There are several elements of the $2.2 trillion government stimulus package (CARES Act) to parse out and analyze. One of the most useful options for small business owners is the introduction of the Paycheck Protection Program (PPP).
While the CARES Act also bolsters unemployment benefits throughout the country, the Paycheck Protection Program specifically aims to lower the volume of new unemployment applicants by providing small business owners working capital to cover payroll expenses, rent, and utilities.
PPP loans should be used over an 8-week period to cover general payroll expenses—if done correctly, it converts into a government grant and doesn’t have to be repaid.
The first question that you must answer before applying for a PPP loan is whether you qualify for one. Read on to determine which small businesses qualify for the Paycheck Protection Program and how you can benefit from this SBA loan.
Which Small Businesses Can Apply for PPP Loans?
The federal government has made the regulations for applying for PPP loans broad to encourage a variety of small business owners to apply.
The goal is to disperse this money quickly and effectively to support the economy during the COVID-19 crisis. Companies that can apply include:
- Small businesses of 500 or fewer employees (regardless of revenue)
- A small business that otherwise meets SBA’s size standards
- A hospitality or food service business that has fewer than 500 employees per physical location (and is classified under the NAICS code beginning with 72)
- A business operating as a franchise
- A nonprofit 501(c)3 entity that has fewer than 500 employees
- A 501(c)(19) veterans’ organization
- A tribal business entity that meets the SBA’s size requirements
If you meet the qualifications above, you may be eligible for a PPP loan. However, there are some additional limitations to make sure your business meets the size requirements and operational functions of an active company.
Can Self-Employed Workers and Sole Proprietors Apply?
PPP loans are available for sole proprietors, self-employed individuals, and independent contractors. Anyone who participates in the “gig economy” and has been affected is also eligible.
The Paycheck Protection Program should cover any compensation or income, wages, commission, or net earnings from self-employment if this amount is less than $100,000 annually.
The income should be prorated for the covered period. For example, if you earn $60,000 in one year, the prorated 2.5-month period would allow you to apply for a maximum loan of $12,500.
Additional Limitations for PPP Loans
There are a few small additions to keep in mind during the application process. For example, the business must have been operational on February 15, 2020, and the business must have had employees on the payroll or an agreement with an independent contractor.
Businesses must also certify that current uncertainty from the coronavirus pandemic has made the loan necessary for the business to continue operations. Moreover, you cannot apply or receive another Section 7(a) loan for the same purposes between February 15, 2020, and December 31, 2020.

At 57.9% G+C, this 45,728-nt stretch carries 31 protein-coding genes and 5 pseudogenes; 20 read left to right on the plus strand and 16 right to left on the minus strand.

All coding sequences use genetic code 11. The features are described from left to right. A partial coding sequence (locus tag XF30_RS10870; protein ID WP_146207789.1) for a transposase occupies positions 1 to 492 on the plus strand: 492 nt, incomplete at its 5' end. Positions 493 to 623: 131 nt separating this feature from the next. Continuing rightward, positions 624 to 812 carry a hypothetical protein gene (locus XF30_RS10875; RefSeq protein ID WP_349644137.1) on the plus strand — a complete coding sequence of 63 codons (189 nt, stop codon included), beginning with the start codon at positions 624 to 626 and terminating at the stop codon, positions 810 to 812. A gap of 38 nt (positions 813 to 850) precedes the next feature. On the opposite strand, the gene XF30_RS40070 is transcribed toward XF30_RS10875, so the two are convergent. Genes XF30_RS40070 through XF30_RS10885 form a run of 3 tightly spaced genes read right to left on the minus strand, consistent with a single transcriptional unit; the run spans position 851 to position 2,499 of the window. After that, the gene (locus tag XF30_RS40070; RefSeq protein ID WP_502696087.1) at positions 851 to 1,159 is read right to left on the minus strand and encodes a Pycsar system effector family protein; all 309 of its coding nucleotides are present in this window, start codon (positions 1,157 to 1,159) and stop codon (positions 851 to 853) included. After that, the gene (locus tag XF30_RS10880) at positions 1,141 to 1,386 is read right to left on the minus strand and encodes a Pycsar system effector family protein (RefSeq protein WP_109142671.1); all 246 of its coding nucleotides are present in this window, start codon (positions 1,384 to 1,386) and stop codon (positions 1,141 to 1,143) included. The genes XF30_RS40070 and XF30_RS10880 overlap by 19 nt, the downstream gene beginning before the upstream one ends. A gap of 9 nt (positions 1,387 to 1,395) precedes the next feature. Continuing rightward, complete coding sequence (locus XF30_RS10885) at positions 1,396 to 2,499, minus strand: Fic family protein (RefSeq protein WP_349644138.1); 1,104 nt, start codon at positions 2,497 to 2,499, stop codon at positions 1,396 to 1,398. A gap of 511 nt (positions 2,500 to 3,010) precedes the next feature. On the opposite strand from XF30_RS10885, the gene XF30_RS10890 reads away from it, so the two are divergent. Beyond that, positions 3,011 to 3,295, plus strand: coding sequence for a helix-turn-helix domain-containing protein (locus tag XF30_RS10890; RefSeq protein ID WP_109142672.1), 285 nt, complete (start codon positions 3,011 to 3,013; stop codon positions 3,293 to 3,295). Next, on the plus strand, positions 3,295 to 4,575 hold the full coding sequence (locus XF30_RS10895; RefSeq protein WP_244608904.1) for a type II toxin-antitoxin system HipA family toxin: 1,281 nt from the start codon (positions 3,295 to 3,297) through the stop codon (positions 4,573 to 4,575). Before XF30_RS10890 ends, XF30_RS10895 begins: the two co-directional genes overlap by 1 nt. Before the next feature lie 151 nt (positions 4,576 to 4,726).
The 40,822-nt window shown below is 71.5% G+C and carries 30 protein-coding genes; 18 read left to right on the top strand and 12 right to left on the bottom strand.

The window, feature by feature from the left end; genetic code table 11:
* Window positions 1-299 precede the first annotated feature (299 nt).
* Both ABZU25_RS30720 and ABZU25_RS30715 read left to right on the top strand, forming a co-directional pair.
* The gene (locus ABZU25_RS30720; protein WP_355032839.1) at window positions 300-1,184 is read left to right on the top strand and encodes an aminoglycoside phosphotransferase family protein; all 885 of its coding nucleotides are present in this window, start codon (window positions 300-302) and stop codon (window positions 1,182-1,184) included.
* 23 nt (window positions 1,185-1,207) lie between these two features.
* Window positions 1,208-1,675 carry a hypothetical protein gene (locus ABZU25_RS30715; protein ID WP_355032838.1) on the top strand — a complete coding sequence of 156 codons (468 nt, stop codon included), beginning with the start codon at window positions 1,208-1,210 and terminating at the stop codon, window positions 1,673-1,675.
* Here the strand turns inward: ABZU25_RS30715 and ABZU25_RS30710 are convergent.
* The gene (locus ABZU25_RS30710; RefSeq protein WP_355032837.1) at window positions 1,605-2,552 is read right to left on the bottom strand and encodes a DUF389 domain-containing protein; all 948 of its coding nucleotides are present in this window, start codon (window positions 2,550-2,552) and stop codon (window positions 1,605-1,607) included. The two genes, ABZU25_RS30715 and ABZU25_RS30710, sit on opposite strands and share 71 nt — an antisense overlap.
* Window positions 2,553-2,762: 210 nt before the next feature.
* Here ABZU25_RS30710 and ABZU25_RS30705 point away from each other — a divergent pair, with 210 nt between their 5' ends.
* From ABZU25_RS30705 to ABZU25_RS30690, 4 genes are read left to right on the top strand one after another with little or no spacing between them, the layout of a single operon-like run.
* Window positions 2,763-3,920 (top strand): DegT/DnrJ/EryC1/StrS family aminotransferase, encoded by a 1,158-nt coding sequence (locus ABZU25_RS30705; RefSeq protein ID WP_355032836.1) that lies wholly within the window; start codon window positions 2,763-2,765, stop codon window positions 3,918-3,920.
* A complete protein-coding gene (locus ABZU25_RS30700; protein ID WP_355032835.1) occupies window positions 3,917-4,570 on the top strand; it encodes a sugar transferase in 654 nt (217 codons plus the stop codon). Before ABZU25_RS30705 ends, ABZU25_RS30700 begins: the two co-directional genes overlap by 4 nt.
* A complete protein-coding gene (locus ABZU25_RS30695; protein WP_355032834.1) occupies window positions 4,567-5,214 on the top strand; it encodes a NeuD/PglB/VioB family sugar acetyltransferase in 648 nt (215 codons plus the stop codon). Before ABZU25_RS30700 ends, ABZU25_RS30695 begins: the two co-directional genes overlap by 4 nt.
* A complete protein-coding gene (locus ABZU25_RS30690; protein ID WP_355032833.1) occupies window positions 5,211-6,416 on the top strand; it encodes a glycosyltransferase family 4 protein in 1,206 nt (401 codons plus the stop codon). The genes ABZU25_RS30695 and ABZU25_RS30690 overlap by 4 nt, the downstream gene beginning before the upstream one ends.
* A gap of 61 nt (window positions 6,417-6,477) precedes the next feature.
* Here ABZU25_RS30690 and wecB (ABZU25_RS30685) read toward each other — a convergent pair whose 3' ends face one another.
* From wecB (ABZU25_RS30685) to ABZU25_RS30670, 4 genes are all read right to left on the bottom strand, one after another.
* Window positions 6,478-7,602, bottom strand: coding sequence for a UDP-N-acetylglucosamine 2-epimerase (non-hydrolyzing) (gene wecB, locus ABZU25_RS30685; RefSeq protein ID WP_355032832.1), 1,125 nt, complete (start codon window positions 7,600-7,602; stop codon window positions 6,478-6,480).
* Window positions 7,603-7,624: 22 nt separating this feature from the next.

Lenders are also encouraged to distribute PPP loans to small businesses that need them the most:
- Businesses in underserved or rural markets
- Businesses owned by veterans or the military community
- Businesses owned by socially and economically disadvantaged individuals
- Women-owned businesses
- Businesses that have been in operation for less than 2 years
These limitations don’t mean that you won’t be approved for a PPP loan if you don’t fall under these criteria. It only means that lenders should be aware that it is typically harder for those business owners to bounce back from economic challenges.
What Size Loan Can You Apply For?
The size of your small business and its expenses determine how much assistance you can collect. The standard amount is 2.5 times your average payroll amount (including healthcare, retirement, benefits, etc.). You can apply for up to $10 million.
Additionally, your PPP loan may be forgiven in full if you use it to cover payroll within 8 weeks of receiving it. This means you kept your doors open and your employees employed through the worst of the COVID-19 pandemic.
Layoffs and PPP Loans
One of the main benefits of a PPP loan is that it could be forgiven in its entirety if you use it for payroll, rent, and utilities within the first 8 weeks. However, to have your loan forgiven, you must adhere to certain requirements.
The main restriction is that your payroll must remain consistent during the 8-week period, which is what you planned according to your estimate in the PPP loan application. Therefore, you should not layoff or furlough employees during this time. You cannot cut employee pay by more than 25%. If you fail to adhere to the payroll requirements of this loan, you will be asked to pay back part of the loan (though with very low interest).
If you have already laid off employees or cut their pay, you can and should rehire them and restore their income by June 30, 2020, to receive full PPP loan forgiveness.
Knowing if your business qualifies for a PPP loan can help you move forward with the application process before you run out of working capital. There is a $350 billion cap on PPP loans and a delay between the time you apply and receive the funds, so you’re encouraged to apply as soon as possible.